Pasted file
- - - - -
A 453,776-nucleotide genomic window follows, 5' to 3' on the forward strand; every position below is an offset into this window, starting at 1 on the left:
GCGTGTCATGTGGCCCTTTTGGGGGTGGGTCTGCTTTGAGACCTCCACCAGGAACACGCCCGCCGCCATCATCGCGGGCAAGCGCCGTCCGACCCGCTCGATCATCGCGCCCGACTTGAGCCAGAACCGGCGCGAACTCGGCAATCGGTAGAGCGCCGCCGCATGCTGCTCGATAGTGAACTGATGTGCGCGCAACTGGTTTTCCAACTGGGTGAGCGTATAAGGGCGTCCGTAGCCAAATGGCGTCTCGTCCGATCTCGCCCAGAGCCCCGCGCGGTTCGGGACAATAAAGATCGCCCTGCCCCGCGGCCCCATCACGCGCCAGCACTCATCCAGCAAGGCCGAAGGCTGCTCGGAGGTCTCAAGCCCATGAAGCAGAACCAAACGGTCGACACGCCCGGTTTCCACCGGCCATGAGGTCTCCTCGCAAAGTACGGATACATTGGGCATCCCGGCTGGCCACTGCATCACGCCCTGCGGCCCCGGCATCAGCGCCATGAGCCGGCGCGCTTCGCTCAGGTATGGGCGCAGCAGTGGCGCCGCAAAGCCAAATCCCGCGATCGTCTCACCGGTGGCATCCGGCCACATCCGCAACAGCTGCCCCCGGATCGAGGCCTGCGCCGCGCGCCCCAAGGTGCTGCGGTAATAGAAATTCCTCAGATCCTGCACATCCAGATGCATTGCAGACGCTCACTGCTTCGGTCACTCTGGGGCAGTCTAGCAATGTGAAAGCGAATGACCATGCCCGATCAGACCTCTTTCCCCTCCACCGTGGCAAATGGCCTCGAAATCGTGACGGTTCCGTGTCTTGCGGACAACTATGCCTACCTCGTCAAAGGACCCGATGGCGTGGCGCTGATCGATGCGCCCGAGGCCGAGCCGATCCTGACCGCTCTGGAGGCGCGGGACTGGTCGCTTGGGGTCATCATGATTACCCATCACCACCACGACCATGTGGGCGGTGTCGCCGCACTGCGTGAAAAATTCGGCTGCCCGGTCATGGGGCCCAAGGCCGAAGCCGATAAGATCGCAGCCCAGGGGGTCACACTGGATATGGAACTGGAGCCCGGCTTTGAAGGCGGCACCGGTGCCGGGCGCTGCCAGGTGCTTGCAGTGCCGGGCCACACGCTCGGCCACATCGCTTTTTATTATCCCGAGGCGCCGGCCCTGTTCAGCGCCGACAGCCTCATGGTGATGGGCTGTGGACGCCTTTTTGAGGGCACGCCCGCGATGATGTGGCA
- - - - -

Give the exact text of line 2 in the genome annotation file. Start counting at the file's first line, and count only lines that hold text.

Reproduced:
GCGTGTCATGTGGCCCTTTTGGGGGTGGGTCTGCTTTGAGACCTCCACCAGGAACACGCCCGCCGCCATCATCGCGGGCAAGCGCCGTCCGACCCGCTCGATCATCGCGCCCGACTTGAGCCAGAACCGGCGCGAACTCGGCAATCGGTAGAGCGCCGCCGCATGCTGCTCGATAGTGAACTGATGTGCGCGCAACTGGTTTTCCAACTGGGTGAGCGTATAAGGGCGTCCGTAGCCAAATGGCGTCTCGTCCGATCTCGCCCAGAGCCCCGCGCGGTTCGGGACAATAAAGATCGCCCTGCCCCGCGGCCCCATCACGCGCCAGCACTCATCCAGCAAGGCCGAAGGCTGCTCGGAGGTCTCAAGCCCATGAAGCAGAACCAAACGGTCGACACGCCCGGTTTCCACCGGCCATGAGGTCTCCTCGCAAAGTACGGATACATTGGGCATCCCGGCTGGCCACTGCATCACGCCCTGCGGCCCCGGCATCAGCGCCATGAGCCGGCGCGCTTCGCTCAGGTATGGGCGCAGCAGTGGCGCCGCAAAGCCAAATCCCGCGATCGTCTCACCGGTGGCATCCGGCCACATCCGCAACAGCTGCCCCCGGATCGAGGCCTGCGCCGCGCGCCCCAAGGTGCTGCGGTAATAGAAATTCCTCAGATCCTGCACATCCAGATGCATTGCAGACGCTCACTGCTTCGGTCACTCTGGGGCAGTCTAGCAATGTGAAAGCGAATGACCATGCCCGATCAGACCTCTTTCCCCTCCACCGTGGCAAATGGCCTCGAAATCGTGACGGTTCCGTGTCTTGCGGACAACTATGCCTACCTCGTCAAAGGACCCGATGGCGTGGCGCTGATCGATGCGCCCGAGGCCGAGCCGATCCTGACCGCTCTGGAGGCGCGGGACTGGTCGCTTGGGGTCATCATGATTACCCATCACCACCACGACCATGTGGGCGGTGTCGCCGCACTGCGTGAAAAATTCGGCTGCCCGGTCATGGGGCCCAAGGCCGAAGCCGATAAGATCGCAGCCCAGGGGGTCACACTGGATATGGAACTGGAGCCCGGCTTTGAAGGCGGCACCGGTGCCGGGCGCTGCCAGGTGCTTGCAGTGCCGGGCCACACGCTCGGCCACATCGCTTTTTATTATCCCGAGGCGCCGGCCCTGTTCAGCGCCGACAGCCTCATGGTGATGGGCTGTGGACGCCTTTTTGAGGGCACGCCCGCGATGATGTGGCA